I didn’t know what I was thinking. I was going in with nothing but a taser to take on a monster and a small army of professional human butchers. Big steel doors lied ahead. They were barred and locked, meant to keep the things behind them out of the fragile sight of people like me. Beware, they said, the doors keep monsters in as much as you out.

I took a deep breath. With my eyes closed, the signal in my head, I couldn’t blink or waver. I flipped on the taser and started towards the door.

For my friend.

My metal hand wrapped on its surface.

You should be looking for a side entrance. You should be running.

I knocked again.

Don’t throw away everything, Frode. Don’t kill yourself.


My program took hold.

They deserve it,” I said under my breath.

The door unlocked from within and began to slide back. A slit of light let out onto the barren street and widened, overtaking me. Stepping into that light and casting me in his shadow was a behemoth of a man.

I’m gonna need more amps.

His massive jaw stuttered, “n-not much m-meat on you, l-little skelly-ton.

He knew I was here to start trouble. He had already decided I would die, and I had already realized he could do it. I didn’t have time to think through the freeze that was trying to take hold in my bones. I bellowed. “WHAT YOU GOT?!”

He lurched forward, arms outstretching.

>trajectory calculated

My body moved like water, rushing under his arm and then sidestepping, putting us back to back. With him already leaning forward, I only had to push back to send his body to the asphalt. Like meat dropped on brick, his face smashed down as I quickly closed the door behind him again, locking him out.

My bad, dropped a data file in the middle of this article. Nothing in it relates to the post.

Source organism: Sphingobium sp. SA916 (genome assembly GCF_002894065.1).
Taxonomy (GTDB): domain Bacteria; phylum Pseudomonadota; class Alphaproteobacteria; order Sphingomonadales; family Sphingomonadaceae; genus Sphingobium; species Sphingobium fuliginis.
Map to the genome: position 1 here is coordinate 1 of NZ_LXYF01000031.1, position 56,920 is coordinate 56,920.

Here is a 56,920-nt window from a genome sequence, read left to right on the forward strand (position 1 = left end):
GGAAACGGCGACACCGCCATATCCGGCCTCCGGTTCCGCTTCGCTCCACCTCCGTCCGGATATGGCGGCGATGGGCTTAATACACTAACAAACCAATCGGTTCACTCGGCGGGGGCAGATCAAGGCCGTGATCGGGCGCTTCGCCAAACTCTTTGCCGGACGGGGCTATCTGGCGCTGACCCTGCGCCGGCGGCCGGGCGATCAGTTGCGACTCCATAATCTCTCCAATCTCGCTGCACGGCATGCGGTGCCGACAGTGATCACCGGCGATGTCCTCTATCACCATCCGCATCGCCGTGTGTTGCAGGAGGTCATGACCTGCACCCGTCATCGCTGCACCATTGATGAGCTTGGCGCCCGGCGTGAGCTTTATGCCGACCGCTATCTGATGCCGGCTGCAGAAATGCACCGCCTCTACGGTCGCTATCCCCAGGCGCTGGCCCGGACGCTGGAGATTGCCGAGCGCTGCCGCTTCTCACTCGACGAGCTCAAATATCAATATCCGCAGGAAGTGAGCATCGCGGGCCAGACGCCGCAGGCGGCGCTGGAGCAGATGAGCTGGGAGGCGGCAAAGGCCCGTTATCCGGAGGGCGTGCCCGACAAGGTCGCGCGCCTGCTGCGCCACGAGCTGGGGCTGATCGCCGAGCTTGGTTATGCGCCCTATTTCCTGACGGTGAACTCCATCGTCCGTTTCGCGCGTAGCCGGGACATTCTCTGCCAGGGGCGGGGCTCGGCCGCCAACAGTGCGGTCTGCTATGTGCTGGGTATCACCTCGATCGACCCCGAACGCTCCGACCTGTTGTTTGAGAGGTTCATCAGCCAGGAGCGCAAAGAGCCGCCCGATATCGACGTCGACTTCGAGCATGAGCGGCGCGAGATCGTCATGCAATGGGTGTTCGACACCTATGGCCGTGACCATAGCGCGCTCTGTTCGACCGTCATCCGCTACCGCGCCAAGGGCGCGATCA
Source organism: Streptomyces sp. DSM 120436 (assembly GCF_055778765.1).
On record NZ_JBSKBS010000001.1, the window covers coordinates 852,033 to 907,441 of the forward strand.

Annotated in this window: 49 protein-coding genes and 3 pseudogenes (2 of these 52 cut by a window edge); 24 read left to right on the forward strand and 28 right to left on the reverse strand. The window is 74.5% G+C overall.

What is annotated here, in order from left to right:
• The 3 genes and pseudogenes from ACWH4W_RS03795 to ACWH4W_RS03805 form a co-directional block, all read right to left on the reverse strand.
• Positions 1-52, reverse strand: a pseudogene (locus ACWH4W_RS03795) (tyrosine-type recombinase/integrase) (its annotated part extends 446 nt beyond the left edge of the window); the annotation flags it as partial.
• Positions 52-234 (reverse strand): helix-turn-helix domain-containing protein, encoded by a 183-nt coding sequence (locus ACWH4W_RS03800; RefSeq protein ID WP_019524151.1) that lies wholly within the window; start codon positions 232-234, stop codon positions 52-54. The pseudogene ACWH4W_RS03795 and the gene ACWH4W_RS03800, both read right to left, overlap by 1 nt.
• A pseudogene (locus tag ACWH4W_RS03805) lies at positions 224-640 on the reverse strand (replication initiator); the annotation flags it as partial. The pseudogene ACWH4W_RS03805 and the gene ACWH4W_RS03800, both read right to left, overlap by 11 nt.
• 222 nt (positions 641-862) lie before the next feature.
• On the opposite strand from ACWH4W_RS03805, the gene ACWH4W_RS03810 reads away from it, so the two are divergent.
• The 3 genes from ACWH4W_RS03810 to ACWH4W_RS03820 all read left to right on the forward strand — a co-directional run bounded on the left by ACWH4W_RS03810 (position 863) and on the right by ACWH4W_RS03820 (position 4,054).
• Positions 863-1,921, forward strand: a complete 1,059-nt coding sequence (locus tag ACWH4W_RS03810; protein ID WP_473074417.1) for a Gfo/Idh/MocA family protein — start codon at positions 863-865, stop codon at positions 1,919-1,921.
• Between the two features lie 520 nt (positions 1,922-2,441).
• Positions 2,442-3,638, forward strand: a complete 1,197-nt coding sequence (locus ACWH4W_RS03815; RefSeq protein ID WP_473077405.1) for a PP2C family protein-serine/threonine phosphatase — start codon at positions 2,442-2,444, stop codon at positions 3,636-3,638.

The first cackle escaped my lips. My eyes darted over the interior of the hallway I had found myself in, the taser tight in my grasp. I only had to think and the pilot program interpreted the command to the military grade AI in my mask. Jerry took the reigns.

I started forward. Small pools of blood broke up under my footfalls as I traveled deeper into the building.

I remembered the way from when they’d killed me… Her.

The pounding of the giant on the outside doors began to sound. It echoed over me. Rapid footsteps came in from around the next corner in response to the noise.

My pace picked up to a sprint. We met at the same time, catching them by surprise right at the bend. The first man already had his gun in hand. Without even thinking it, as my taser stabbed into the flesh under his chin, my hand slipped over his and dislodged the pistol.

The next two fired without consideration for their friend. Their bullets tore into him as my momentum transferred, driving us both towards the wall. I set us into a spin to keep him angled as my shield before raising my new weapon and squeezing the trigger just twice.

They all fell down.

Blood was splashed across my arms and chest, I saw. My beating heart surged with me as I picked up another gun. My lungs expanded to bellow, “BUNDUS!? COME OUT!” They can’t stop me. “IT’S TIME TO PAY!”

More came running into the next hallway. They were augmented freaks laced with metal and lights this time, their proportions and gaits aberrant. Each one only took a single bullet, and aiming took no thought. I walked over their corpses.

The strong smell of brain and blood filled my nose. I didn’t stop.

Finally, I had reached the inner chamber at the bottom of the stairs. For some reason, I had almost expected more. This was his den and he was the head of the entire sector’s flesh-trade. Pride is what it was. Now he died.

My foot hit the door and it swung inward. The red insides of the room reflected on the soaked floors. As I stepped down and my eyes scanned the rafters for Bundus, I heard a noise.

A low cackle came from behind the bloody throne where the woman had died.

I didn’t waste any time in locking onto the source and firing.

The ricochets went violently around the room. The figure stepped forward into the light and sat down on the crimson seat as I watched.